Tag Archives: community development

Historic Preservation Month Feature: Mountaineer Theater in Lake City

28 May

“Modern Cinema. Vintage Setting”

City: Lake City, CO
Population: 500
Year Built: 1974
Privately Owned


The Mountaineer Theater, located appropriately in the mountain town of Lake City, CO, is one of many in the state who is currently in the process of converting from 35mm film to the new industry standard digital projection. Yet this small-town for profit theater has managed to avoid the pitfall of closing their doors for good by undergoing a two year fundraising effort that has raised more than $120,000 through the contributions of a select group of individuals. They have temporarily closed during the fundraising process and plan to open up again this coming summer.

Built in 1974, the Mountaineer Theater began as a local destination to cater to a small population of prideful residents who valued the theater as one of their community’s great assets. In time, Lake City’s population expanded as out-of-state tourists began to flock toward the mountains, many of whom settled down there such as second-home owners and retirees. For a while, ticket sales remained steady but around the 1990’s theater owner Phillip Virden began to witness a decline. When the 2008 economic recession hit, ticket sale revenues had plummeted and the film industry’s demand for digital conversion was looming closer. Mr. Virden knew he needed to take action, but without historic status for tax credits and digital projector prices still high, the task would be very difficult. But by 2010, projector prices began to dip and Mr. Virden took the opportunity to seek out funds.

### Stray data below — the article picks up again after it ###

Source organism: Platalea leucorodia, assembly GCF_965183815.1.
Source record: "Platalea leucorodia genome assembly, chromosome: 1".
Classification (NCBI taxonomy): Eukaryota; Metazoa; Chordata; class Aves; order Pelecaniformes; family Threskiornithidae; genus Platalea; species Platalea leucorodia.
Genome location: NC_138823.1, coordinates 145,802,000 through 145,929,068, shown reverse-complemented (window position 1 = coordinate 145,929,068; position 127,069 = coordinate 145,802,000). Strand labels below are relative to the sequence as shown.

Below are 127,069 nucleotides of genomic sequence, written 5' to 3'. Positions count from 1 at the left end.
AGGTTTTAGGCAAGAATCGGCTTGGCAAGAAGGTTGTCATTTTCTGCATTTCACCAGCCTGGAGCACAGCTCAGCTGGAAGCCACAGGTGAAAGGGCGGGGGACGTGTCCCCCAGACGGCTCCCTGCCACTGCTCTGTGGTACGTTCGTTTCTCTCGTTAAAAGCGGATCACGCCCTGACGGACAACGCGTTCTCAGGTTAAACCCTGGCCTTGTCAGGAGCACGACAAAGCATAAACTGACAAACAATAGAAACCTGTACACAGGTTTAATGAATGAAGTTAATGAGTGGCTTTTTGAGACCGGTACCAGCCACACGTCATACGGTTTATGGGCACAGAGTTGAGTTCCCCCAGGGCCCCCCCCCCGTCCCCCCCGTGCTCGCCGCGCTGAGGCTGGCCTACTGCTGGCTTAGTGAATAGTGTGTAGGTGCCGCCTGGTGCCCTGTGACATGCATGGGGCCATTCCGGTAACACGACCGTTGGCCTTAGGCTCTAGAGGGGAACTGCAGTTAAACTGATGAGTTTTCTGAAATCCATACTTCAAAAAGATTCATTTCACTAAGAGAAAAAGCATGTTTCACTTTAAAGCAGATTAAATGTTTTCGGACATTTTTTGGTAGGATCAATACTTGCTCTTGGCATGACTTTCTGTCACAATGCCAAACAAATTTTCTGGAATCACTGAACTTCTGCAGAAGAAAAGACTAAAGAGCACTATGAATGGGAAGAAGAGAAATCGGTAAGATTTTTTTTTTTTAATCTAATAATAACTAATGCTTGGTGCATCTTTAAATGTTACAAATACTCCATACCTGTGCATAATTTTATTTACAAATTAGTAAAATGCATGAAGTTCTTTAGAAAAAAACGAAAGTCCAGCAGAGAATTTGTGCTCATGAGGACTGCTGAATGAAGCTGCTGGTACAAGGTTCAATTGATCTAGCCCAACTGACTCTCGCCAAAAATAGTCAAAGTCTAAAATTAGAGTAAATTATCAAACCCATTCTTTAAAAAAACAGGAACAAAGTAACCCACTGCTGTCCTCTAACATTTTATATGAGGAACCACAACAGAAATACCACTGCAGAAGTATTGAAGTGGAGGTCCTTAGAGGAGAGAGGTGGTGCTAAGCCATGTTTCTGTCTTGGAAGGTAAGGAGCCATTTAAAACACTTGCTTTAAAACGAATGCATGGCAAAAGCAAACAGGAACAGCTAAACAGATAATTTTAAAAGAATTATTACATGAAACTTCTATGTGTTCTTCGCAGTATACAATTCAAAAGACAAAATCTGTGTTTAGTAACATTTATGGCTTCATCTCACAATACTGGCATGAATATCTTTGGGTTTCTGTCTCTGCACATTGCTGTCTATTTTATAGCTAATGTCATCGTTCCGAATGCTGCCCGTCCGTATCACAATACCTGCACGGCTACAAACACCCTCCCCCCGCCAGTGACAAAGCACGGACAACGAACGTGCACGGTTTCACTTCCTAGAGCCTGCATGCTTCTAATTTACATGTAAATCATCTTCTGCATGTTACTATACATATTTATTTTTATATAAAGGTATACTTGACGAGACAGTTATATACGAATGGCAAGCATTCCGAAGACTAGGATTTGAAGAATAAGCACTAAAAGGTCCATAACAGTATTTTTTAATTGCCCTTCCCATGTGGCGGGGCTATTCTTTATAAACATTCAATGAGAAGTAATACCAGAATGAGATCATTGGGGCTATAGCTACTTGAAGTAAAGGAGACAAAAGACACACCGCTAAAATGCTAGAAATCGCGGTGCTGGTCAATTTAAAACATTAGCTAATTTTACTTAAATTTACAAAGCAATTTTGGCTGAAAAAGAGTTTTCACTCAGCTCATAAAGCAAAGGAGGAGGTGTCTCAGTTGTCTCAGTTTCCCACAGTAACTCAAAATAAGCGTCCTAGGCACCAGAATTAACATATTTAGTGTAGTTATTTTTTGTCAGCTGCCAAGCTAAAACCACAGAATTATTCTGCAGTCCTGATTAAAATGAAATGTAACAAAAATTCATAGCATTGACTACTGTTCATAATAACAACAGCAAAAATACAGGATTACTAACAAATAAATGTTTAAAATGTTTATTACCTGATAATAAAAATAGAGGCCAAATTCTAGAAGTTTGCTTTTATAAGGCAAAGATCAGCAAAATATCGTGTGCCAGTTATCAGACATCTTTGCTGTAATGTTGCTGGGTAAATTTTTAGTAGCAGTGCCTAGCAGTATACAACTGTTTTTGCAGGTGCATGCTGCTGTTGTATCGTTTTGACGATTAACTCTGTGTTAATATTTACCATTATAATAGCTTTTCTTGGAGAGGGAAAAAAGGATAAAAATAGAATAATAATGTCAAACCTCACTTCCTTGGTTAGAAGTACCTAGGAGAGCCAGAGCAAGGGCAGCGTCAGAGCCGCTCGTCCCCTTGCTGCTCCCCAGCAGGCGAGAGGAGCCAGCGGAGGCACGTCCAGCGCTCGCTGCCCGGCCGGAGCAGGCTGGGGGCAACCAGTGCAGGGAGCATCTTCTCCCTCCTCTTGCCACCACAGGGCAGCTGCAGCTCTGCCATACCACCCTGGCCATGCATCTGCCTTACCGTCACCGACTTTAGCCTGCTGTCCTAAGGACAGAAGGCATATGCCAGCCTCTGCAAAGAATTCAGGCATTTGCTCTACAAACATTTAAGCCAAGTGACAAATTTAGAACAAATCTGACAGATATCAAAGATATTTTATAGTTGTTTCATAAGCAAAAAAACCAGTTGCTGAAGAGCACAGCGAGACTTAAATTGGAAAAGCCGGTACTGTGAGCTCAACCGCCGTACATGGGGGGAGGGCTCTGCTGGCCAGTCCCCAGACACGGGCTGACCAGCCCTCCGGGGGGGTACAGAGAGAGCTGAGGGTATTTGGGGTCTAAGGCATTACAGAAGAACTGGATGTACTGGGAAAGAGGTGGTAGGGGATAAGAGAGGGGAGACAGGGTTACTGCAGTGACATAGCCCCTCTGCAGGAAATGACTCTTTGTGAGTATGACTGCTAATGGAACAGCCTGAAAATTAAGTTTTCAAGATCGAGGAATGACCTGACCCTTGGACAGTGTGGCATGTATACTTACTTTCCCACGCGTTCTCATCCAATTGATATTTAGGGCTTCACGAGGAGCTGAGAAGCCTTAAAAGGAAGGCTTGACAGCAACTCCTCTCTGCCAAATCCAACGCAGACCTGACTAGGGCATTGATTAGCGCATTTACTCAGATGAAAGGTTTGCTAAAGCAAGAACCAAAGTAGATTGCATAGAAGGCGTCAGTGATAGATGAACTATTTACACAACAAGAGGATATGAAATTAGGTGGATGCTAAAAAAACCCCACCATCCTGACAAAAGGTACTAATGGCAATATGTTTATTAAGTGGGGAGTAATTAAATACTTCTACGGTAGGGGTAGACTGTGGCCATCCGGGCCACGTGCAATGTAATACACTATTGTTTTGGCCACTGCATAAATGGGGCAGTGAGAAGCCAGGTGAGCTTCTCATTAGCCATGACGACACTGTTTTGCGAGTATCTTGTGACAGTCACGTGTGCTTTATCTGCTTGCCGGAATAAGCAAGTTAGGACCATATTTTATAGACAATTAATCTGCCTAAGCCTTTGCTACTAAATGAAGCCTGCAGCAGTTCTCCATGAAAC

Initial fundraising efforts were sought through a coalition called Cinema Pine Group, a subset of the National Association of Theater Owners. Yet after several weeks, the financial agreement dissolved and a new partner was needed. Mr. Virden found it in Gunnison Private Savings and Loans who became the major financier by helping to create an equitable financial package. In the end, they helped raise over $70,000 for the theater. Other sources included individual private donors who contributed small amounts that totaled over $1,500 and Phillip Virden himself, along with his wife, who raised over $50,000.


Though no direct community partnerships were formed during the process, Mr. Virden hopes to build them during future efforts to raise an additional $25,000 that will be used to restore the theater’s interior seating and box office. Some ideas include working with the Downtown Lake City district to create business incentives such as “dinner and a movie”, hosting classic movie nights in agreement with licensed film production studio companies, and partnering with the Art Council of Lake City to host a future film festival.  The theater plans to open this summer and The Lone Ranger starring Johnny Depp was filmed 60 miles west of Lake City and may possibly be the opening movie.

For more information visit: http://mountaineertheatre.com/